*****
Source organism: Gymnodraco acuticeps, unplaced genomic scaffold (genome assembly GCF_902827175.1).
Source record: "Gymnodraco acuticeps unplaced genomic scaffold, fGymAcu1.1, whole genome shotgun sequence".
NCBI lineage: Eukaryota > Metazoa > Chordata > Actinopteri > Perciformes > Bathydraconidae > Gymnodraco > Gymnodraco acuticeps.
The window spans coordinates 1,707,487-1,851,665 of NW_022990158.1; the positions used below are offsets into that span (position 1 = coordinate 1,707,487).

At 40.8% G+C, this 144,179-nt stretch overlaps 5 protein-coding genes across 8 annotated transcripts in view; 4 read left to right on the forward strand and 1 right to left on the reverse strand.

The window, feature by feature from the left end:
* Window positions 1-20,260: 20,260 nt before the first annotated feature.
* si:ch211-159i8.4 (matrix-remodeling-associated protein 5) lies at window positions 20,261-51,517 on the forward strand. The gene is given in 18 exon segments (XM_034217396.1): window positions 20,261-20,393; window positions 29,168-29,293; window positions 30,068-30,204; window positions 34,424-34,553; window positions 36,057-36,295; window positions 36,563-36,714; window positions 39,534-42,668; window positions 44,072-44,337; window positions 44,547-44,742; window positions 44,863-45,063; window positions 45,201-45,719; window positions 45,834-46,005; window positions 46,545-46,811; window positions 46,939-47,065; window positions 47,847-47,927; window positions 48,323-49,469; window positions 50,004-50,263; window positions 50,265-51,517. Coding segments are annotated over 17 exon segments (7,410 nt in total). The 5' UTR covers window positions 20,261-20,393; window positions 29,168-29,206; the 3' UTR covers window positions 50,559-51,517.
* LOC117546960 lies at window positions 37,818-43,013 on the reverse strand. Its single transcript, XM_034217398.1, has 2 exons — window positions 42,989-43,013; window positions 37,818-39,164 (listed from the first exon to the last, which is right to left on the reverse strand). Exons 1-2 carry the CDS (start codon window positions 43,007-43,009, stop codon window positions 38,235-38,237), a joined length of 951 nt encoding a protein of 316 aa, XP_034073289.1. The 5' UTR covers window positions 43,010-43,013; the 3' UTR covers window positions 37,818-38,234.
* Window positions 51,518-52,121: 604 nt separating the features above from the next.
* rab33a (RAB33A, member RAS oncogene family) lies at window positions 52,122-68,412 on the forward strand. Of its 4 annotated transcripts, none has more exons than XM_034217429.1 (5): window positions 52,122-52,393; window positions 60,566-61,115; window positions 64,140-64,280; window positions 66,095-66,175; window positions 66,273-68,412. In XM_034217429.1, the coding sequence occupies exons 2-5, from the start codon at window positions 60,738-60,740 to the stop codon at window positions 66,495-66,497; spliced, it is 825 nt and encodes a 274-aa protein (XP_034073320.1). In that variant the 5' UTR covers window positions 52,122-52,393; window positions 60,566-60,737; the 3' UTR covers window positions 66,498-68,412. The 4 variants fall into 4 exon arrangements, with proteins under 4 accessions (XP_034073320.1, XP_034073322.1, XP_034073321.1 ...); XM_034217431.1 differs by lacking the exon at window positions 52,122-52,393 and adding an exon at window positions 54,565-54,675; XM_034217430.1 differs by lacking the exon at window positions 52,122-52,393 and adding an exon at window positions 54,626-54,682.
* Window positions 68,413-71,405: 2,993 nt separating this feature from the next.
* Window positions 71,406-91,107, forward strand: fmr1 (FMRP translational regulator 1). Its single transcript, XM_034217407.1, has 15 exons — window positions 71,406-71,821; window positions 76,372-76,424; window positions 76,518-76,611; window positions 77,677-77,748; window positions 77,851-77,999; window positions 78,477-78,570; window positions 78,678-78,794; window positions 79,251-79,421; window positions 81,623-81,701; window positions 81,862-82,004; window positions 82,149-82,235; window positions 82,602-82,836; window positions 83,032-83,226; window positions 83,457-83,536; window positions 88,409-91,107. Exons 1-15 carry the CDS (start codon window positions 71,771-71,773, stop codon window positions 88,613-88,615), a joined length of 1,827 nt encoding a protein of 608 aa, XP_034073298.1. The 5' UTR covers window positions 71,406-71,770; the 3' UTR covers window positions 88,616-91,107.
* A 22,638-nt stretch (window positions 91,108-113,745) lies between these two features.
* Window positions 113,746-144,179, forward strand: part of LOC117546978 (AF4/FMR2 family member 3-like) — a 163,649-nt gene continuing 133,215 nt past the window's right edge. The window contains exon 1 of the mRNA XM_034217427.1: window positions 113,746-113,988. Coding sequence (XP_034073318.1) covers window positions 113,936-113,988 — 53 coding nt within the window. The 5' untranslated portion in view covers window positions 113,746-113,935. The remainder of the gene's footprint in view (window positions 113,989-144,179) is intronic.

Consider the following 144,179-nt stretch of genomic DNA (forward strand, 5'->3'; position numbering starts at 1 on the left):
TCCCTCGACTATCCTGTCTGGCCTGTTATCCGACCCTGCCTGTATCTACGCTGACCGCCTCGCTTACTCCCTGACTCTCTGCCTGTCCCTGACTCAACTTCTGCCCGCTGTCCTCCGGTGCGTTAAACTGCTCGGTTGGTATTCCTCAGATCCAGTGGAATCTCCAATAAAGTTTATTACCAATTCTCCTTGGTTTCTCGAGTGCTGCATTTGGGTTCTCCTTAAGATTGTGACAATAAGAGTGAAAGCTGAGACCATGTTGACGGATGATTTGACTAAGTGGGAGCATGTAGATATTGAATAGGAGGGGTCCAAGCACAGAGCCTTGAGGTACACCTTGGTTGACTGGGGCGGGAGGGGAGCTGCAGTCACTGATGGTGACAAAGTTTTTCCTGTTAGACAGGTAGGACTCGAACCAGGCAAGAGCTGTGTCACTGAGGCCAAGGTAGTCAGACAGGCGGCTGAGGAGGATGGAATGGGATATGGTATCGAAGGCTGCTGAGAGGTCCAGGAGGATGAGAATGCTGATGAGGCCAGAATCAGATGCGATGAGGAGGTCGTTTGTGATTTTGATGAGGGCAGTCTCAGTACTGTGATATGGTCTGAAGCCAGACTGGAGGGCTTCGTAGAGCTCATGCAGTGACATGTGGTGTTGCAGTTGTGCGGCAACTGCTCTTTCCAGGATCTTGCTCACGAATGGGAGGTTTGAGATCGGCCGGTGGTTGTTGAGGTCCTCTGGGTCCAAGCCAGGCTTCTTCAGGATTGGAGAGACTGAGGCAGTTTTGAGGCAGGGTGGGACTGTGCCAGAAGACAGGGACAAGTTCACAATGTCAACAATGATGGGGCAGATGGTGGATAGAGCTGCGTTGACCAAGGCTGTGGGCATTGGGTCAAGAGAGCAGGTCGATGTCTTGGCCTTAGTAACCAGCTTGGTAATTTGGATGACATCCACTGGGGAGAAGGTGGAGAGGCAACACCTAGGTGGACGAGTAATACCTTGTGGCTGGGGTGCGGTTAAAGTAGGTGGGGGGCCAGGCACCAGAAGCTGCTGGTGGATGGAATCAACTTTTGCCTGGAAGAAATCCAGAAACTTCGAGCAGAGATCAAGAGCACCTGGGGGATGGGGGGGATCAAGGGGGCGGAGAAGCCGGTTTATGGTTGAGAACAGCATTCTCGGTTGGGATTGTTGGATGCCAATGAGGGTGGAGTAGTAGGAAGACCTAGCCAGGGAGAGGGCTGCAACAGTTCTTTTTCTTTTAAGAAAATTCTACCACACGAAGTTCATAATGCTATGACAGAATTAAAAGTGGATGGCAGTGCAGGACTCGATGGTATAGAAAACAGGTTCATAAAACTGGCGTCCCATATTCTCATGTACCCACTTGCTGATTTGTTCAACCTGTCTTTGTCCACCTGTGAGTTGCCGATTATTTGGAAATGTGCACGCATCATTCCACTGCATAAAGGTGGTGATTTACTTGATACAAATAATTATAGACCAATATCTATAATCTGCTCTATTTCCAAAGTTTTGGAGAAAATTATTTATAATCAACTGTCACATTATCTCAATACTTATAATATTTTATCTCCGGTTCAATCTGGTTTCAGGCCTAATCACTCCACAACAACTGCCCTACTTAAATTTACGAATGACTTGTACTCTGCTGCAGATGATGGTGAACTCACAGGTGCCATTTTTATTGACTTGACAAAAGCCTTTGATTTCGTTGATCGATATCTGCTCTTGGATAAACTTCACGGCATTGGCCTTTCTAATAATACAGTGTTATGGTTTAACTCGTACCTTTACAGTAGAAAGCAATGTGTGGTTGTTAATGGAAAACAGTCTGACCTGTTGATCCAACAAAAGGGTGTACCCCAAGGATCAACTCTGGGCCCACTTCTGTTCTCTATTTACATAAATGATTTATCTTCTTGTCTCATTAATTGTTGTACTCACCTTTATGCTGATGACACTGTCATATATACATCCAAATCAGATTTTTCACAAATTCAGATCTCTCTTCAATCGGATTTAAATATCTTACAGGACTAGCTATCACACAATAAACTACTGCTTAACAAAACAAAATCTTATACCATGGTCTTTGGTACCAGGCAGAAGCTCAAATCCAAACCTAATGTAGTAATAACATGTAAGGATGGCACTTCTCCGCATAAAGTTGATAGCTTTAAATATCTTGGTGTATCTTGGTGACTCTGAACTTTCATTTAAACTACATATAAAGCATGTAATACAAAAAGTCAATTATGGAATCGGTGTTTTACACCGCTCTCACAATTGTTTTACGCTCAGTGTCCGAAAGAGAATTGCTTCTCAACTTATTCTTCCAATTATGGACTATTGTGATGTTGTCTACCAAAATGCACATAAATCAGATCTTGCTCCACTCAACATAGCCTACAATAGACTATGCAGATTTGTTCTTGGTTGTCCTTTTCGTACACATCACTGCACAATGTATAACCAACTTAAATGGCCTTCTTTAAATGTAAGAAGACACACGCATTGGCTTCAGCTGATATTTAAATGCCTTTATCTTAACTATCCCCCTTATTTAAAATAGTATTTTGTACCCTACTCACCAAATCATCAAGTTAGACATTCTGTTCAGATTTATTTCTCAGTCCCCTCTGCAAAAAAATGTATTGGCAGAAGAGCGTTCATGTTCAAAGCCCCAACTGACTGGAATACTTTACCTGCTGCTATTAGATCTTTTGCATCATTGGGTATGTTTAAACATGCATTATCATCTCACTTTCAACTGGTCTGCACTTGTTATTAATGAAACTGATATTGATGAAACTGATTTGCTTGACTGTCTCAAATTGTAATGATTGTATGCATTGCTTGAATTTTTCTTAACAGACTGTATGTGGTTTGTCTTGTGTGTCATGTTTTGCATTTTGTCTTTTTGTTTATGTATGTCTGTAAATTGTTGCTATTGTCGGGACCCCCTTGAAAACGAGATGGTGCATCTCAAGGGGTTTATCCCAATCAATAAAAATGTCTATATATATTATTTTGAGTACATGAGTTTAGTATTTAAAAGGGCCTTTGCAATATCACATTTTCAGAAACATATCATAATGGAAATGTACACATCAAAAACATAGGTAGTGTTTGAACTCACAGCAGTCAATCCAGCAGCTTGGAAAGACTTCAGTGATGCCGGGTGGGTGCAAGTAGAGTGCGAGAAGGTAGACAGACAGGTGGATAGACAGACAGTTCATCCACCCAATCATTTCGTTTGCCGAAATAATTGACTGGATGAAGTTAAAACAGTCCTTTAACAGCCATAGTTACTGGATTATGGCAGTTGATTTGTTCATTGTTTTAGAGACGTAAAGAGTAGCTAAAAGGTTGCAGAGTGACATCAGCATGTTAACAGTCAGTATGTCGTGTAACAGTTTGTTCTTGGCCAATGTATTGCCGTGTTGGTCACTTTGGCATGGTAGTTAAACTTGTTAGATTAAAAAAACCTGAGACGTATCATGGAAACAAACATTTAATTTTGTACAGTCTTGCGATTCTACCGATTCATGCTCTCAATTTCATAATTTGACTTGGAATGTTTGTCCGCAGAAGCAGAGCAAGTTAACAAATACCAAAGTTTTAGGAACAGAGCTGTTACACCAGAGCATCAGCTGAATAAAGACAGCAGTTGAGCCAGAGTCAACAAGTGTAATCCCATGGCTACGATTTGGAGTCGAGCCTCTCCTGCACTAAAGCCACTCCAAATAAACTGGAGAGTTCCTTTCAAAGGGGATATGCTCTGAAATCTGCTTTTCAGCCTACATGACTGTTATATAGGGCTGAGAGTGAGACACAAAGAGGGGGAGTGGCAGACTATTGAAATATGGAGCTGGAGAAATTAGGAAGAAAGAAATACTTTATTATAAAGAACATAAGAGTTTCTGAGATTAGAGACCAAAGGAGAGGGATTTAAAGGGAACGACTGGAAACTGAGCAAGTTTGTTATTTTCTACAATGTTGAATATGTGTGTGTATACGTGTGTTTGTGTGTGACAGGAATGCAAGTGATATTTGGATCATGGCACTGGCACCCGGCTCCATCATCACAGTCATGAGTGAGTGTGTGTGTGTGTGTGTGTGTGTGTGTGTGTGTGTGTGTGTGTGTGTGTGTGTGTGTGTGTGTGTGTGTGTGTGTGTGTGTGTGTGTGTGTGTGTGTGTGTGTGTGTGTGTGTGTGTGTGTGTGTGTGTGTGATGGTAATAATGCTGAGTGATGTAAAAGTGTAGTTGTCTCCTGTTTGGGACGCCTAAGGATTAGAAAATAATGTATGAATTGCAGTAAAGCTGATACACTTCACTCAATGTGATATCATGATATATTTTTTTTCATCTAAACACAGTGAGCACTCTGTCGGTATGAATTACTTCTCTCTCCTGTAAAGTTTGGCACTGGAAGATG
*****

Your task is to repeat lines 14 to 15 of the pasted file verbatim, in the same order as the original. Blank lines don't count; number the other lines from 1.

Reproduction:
* A 22,638-nt stretch (window positions 91,108-113,745) lies between these two features.
* Window positions 113,746-144,179, forward strand: part of LOC117546978 (AF4/FMR2 family member 3-like) — a 163,649-nt gene continuing 133,215 nt past the window's right edge. The window contains exon 1 of the mRNA XM_034217427.1: window positions 113,746-113,988. Coding sequence (XP_034073318.1) covers window positions 113,936-113,988 — 53 coding nt within the window. The 5' untranslated portion in view covers window positions 113,746-113,935. The remainder of the gene's footprint in view (window positions 113,989-144,179) is intronic.